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We should not love our NHS

State run healthcare causes enough problems as it is. But when it is run by a government in debt, who must cut their spending, there is inevitably going to be a staffing crisis.

In the news today, it was found that the UK has fewer doctors per 1,000 people than almost all other EU countries! In the report (Eurostat regional yearbook 2013):

  • The UK had 2.71 practising doctors for every 1,000 people – fewer than countries including Bulgaria, Estonia and Latvia.
  • The UK ranked 24th out of the 27 European nations, only beating Slovenia, Romania and Poland.

So what did the union GMB say?

Enough is enough, there can be no more cuts to budget or staffing.

Why, in these sorts of articles (not just in the Telegraph, but in fact all other media outposts in the UK), do they not consider other options, such as splitting up the NHS into more manageable chunks, or privatising services such as GP practices to save the taxpayer and government money?

The only positive thing that has happened to the NHS over the past 10 years is the abolishment of 23,000 unnecessary admin jobs which are the types of jobs that are created when things are run by the government.

ps. will somebody please raid the guardian and destroy this horrifying meme which is designed to destroy the healthcare debate in the UK. Thanks =]

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Will people get off their backsides about the NHS please

The National Health Service has already become too big, but has it now finally reached breaking point? Dr Mark Porter, chairman of the BMA thinks it has, and I do too.

An article in the Guardian today discloses comments made by Dr Porter which include:

  • An “arbitrary” straitjacket on the NHS’s budget by Whitehall is leading to job losses, recruitment freezes and inadequate care for patients.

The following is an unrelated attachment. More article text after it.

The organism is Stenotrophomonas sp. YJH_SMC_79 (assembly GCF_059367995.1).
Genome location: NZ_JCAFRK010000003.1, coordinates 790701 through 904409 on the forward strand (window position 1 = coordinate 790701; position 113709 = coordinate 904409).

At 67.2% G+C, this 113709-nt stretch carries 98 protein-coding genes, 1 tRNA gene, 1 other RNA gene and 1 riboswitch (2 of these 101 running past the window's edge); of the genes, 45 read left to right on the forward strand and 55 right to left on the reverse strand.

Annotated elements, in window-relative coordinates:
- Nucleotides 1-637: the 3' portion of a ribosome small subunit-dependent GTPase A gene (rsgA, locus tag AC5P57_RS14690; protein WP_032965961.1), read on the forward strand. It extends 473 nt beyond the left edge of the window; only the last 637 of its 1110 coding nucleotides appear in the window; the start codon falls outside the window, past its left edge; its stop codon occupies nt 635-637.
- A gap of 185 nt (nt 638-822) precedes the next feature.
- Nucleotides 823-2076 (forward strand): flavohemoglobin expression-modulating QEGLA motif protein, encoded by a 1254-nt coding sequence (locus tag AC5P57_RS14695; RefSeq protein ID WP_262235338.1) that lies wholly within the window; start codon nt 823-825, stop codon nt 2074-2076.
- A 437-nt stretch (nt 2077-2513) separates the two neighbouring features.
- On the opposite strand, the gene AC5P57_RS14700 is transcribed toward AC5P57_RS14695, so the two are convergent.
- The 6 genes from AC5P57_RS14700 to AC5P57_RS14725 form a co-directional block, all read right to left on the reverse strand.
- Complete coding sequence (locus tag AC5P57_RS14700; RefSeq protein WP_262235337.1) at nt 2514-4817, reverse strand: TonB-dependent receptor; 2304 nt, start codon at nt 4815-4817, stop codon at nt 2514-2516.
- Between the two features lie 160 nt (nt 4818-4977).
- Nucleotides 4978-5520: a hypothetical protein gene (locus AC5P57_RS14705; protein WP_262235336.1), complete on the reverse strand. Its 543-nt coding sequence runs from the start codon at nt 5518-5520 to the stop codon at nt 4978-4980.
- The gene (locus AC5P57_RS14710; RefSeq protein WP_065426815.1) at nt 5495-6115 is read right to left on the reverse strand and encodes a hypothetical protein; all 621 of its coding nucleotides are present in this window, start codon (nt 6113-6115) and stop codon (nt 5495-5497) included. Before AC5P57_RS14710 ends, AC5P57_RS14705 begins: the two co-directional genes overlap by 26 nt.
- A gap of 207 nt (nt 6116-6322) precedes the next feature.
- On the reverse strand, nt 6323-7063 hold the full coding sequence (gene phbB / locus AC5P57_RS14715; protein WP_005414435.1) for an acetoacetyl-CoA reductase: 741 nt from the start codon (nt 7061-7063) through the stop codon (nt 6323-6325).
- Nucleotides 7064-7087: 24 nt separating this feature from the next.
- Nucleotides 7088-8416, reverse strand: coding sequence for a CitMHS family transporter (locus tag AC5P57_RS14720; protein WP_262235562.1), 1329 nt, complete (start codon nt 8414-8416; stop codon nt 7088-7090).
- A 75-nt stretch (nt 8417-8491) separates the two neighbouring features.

• Forcing the NHS in England to make £20bn of “efficiency gains” by 2015 at a time of rising demand for healthcare was wrong and damaging.

He is, of course, exactly right. Making cuts to the 5th largest employer in the world is inevitably going to have a negative effect when the government is its only source of income.

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The article goes on to quote the Department of Health:

  • “The key thing to remember is that there’s effectively a policy that results in redundancies because the single most important policy determinant in the NHS is the spending limits on it imposed by the government.”
  • “The NHS’s budget should be based on population growth and people’s health needs rather than arbitrary Treasury spending limits.”

Again, I agree with these comments. Where I start to disagree with Dr Porter, the DoH, Labour, the guardian, the BBC, and in fact, the majority of the british people, is on how to fix the NHS. We can’t throw more money at it (Unless you know someone who has a tree on which money grows) because our government is already spending too much (Not to mention the debt!).

If I had it my way, I would gradually reduce the NHS by replacing services with a true free market in which private healthcare companies can operate. This would drive down the costs of healthcare compared to the NHS and would save UK taxpayers £billions. In fact, in a previous post I described how the NHS could save 8% of its budget in one swoop by privatising GP services. Do you want to pay for people picking up sick notes for work off their doctor?

Anyway, this idea is probably impossible to achieve due to the media’s grip over the word ‘privitization’. The only real difficulty that occurs due to privatization is it means people would have to shop around themselves for the best bargin. It means they would have to get up off their backside and make their own decisions instead of being forced to pay for one price by the government.

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Less is more when it comes to government (and the NHS)